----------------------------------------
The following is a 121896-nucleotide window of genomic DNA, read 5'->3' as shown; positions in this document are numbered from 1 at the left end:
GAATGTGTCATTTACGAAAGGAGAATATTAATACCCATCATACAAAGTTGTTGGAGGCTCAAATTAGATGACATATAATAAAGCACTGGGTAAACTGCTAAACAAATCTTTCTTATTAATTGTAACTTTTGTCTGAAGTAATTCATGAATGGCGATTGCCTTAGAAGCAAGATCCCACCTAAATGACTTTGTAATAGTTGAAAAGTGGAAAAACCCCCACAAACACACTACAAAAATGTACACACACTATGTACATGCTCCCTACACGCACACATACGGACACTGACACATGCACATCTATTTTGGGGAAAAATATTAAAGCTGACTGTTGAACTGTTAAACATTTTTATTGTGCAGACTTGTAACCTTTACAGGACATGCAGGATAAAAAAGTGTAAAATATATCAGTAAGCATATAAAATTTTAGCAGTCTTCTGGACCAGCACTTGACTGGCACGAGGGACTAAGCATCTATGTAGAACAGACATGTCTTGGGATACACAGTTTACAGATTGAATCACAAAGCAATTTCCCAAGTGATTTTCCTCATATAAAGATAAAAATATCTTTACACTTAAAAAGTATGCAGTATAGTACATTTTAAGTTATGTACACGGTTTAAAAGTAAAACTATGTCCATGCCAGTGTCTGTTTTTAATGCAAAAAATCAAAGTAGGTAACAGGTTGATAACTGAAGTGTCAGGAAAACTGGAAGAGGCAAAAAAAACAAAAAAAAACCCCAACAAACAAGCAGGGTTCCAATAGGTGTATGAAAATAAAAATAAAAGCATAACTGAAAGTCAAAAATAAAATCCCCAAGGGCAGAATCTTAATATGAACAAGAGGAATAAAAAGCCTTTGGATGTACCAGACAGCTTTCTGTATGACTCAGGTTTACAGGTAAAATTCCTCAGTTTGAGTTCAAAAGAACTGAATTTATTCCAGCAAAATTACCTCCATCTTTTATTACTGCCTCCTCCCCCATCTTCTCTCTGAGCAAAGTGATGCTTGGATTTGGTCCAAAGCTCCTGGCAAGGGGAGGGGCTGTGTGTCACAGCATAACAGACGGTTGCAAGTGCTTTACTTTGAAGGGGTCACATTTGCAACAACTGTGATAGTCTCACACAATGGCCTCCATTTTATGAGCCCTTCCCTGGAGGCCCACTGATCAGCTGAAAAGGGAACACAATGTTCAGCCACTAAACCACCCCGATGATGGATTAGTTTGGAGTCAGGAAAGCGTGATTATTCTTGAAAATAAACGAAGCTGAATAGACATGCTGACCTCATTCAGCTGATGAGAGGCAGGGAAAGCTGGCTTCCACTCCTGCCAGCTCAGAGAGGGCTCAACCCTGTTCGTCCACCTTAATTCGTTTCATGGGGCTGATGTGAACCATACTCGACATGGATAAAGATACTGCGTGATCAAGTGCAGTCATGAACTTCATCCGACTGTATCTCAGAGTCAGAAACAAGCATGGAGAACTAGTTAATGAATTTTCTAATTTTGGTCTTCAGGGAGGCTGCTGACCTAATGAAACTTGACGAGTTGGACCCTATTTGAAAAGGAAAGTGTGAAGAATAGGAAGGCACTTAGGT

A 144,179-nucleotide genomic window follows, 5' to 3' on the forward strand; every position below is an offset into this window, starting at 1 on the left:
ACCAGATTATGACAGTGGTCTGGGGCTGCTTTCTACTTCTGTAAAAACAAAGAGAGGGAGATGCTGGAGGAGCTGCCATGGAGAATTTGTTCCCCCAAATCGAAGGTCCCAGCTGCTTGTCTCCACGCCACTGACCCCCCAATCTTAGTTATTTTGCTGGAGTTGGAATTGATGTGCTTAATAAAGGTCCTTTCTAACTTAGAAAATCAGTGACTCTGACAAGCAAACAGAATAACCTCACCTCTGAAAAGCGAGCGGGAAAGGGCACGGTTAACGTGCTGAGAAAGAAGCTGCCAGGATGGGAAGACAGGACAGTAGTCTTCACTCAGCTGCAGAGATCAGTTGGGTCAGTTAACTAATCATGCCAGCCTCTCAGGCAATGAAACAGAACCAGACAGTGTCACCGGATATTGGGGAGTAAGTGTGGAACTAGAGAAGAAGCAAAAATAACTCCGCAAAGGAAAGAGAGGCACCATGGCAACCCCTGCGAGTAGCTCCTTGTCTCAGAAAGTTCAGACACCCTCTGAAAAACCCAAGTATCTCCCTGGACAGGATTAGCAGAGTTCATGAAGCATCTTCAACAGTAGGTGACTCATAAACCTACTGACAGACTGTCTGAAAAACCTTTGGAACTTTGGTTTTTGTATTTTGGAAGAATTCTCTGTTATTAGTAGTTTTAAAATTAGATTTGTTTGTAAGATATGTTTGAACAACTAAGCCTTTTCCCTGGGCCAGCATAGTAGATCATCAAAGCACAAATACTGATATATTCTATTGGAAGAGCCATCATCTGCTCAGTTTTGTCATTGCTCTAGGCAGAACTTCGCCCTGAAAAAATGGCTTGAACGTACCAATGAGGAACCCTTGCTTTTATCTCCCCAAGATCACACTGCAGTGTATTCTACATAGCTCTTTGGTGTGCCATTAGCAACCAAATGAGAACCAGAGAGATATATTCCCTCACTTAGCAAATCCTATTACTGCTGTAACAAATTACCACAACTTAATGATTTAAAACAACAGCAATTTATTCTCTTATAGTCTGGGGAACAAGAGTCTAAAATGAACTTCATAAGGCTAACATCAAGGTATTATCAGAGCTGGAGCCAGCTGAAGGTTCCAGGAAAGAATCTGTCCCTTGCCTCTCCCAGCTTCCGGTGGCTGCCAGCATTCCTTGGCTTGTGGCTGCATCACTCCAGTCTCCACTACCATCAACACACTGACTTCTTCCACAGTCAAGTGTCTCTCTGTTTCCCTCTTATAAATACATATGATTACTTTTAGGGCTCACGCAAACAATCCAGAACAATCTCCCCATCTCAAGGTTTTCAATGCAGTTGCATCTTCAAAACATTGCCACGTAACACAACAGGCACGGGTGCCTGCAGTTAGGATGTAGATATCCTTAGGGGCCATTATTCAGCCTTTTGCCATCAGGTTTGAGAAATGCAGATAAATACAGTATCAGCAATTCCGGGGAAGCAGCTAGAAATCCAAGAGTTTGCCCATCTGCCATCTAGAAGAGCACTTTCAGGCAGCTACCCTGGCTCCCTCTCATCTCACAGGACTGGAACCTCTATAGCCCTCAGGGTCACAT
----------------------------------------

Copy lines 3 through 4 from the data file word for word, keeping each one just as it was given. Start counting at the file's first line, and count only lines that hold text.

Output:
A 144,179-nucleotide genomic window follows, 5' to 3' on the forward strand; every position below is an offset into this window, starting at 1 on the left:
ACCAGATTATGACAGTGGTCTGGGGCTGCTTTCTACTTCTGTAAAAACAAAGAGAGGGAGATGCTGGAGGAGCTGCCATGGAGAATTTGTTCCCCCAAATCGAAGGTCCCAGCTGCTTGTCTCCACGCCACTGACCCCCCAATCTTAGTTATTTTGCTGGAGTTGGAATTGATGTGCTTAATAAAGGTCCTTTCTAACTTAGAAAATCAGTGACTCTGACAAGCAAACAGAATAACCTCACCTCTGAAAAGCGAGCGGGAAAGGGCACGGTTAACGTGCTGAGAAAGAAGCTGCCAGGATGGGAAGACAGGACAGTAGTCTTCACTCAGCTGCAGAGATCAGTTGGGTCAGTTAACTAATCATGCCAGCCTCTCAGGCAATGAAACAGAACCAGACAGTGTCACCGGATATTGGGGAGTAAGTGTGGAACTAGAGAAGAAGCAAAAATAACTCCGCAAAGGAAAGAGAGGCACCATGGCAACCCCTGCGAGTAGCTCCTTGTCTCAGAAAGTTCAGACACCCTCTGAAAAACCCAAGTATCTCCCTGGACAGGATTAGCAGAGTTCATGAAGCATCTTCAACAGTAGGTGACTCATAAACCTACTGACAGACTGTCTGAAAAACCTTTGGAACTTTGGTTTTTGTATTTTGGAAGAATTCTCTGTTATTAGTAGTTTTAAAATTAGATTTGTTTGTAAGATATGTTTGAACAACTAAGCCTTTTCCCTGGGCCAGCATAGTAGATCATCAAAGCACAAATACTGATATATTCTATTGGAAGAGCCATCATCTGCTCAGTTTTGTCATTGCTCTAGGCAGAACTTCGCCCTGAAAAAATGGCTTGAACGTACCAATGAGGAACCCTTGCTTTTATCTCCCCAAGATCACACTGCAGTGTATTCTACATAGCTCTTTGGTGTGCCATTAGCAACCAAATGAGAACCAGAGAGATATATTCCCTCACTTAGCAAATCCTATTACTGCTGTAACAAATTACCACAACTTAATGATTTAAAACAACAGCAATTTATTCTCTTATAGTCTGGGGAACAAGAGTCTAAAATGAACTTCATAAGGCTAACATCAAGGTATTATCAGAGCTGGAGCCAGCTGAAGGTTCCAGGAAAGAATCTGTCCCTTGCCTCTCCCAGCTTCCGGTGGCTGCCAGCATTCCTTGGCTTGTGGCTGCATCACTCCAGTCTCCACTACCATCAACACACTGACTTCTTCCACAGTCAAGTGTCTCTCTGTTTCCCTCTTATAAATACATATGATTACTTTTAGGGCTCACGCAAACAATCCAGAACAATCTCCCCATCTCAAGGTTTTCAATGCAGTTGCATCTTCAAAACATTGCCACGTAACACAACAGGCACGGGTGCCTGCAGTTAGGATGTAGATATCCTTAGGGGCCATTATTCAGCCTTTTGCCATCAGGTTTGAGAAATGCAGATAAATACAGTATCAGCAATTCCGGGGAAGCAGCTAGAAATCCAAGAGTTTGCCCATCTGCCATCTAGAAGAGCACTTTCAGGCAGCTACCCTGGCTCCCTCTCATCTCACAGGACTGGAACCTCTATAGCCCTCAGGGTCACAT